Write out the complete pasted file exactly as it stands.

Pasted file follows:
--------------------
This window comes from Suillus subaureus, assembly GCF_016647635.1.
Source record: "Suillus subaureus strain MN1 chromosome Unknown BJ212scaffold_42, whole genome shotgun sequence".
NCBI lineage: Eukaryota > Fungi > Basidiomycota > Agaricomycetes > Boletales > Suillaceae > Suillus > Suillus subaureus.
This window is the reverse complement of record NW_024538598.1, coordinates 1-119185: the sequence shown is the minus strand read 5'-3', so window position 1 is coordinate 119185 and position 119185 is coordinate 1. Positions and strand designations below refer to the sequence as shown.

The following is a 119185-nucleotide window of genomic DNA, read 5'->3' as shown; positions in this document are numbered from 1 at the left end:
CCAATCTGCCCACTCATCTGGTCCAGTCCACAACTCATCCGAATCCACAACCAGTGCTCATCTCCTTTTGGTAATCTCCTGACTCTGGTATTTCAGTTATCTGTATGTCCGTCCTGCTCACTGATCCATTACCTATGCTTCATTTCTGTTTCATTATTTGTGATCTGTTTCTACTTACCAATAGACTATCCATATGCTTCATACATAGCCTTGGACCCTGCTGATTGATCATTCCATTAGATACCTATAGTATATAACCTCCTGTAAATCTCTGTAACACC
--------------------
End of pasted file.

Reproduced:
This window comes from Suillus subaureus, assembly GCF_016647635.1.
Source record: "Suillus subaureus strain MN1 chromosome Unknown BJ212scaffold_42, whole genome shotgun sequence".
NCBI lineage: Eukaryota > Fungi > Basidiomycota > Agaricomycetes > Boletales > Suillaceae > Suillus > Suillus subaureus.
This window is the reverse complement of record NW_024538598.1, coordinates 1-119185: the sequence shown is the minus strand read 5'-3', so window position 1 is coordinate 119185 and position 119185 is coordinate 1. Positions and strand designations below refer to the sequence as shown.

The following is a 119185-nucleotide window of genomic DNA, read 5'->3' as shown; positions in this document are numbered from 1 at the left end:
CCAATCTGCCCACTCATCTGGTCCAGTCCACAACTCATCCGAATCCACAACCAGTGCTCATCTCCTTTTGGTAATCTCCTGACTCTGGTATTTCAGTTATCTGTATGTCCGTCCTGCTCACTGATCCATTACCTATGCTTCATTTCTGTTTCATTATTTGTGATCTGTTTCTACTTACCAATAGACTATCCATATGCTTCATACATAGCCTTGGACCCTGCTGATTGATCATTCCATTAGATACCTATAGTATATAACCTCCTGTAAATCTCTGTAACACC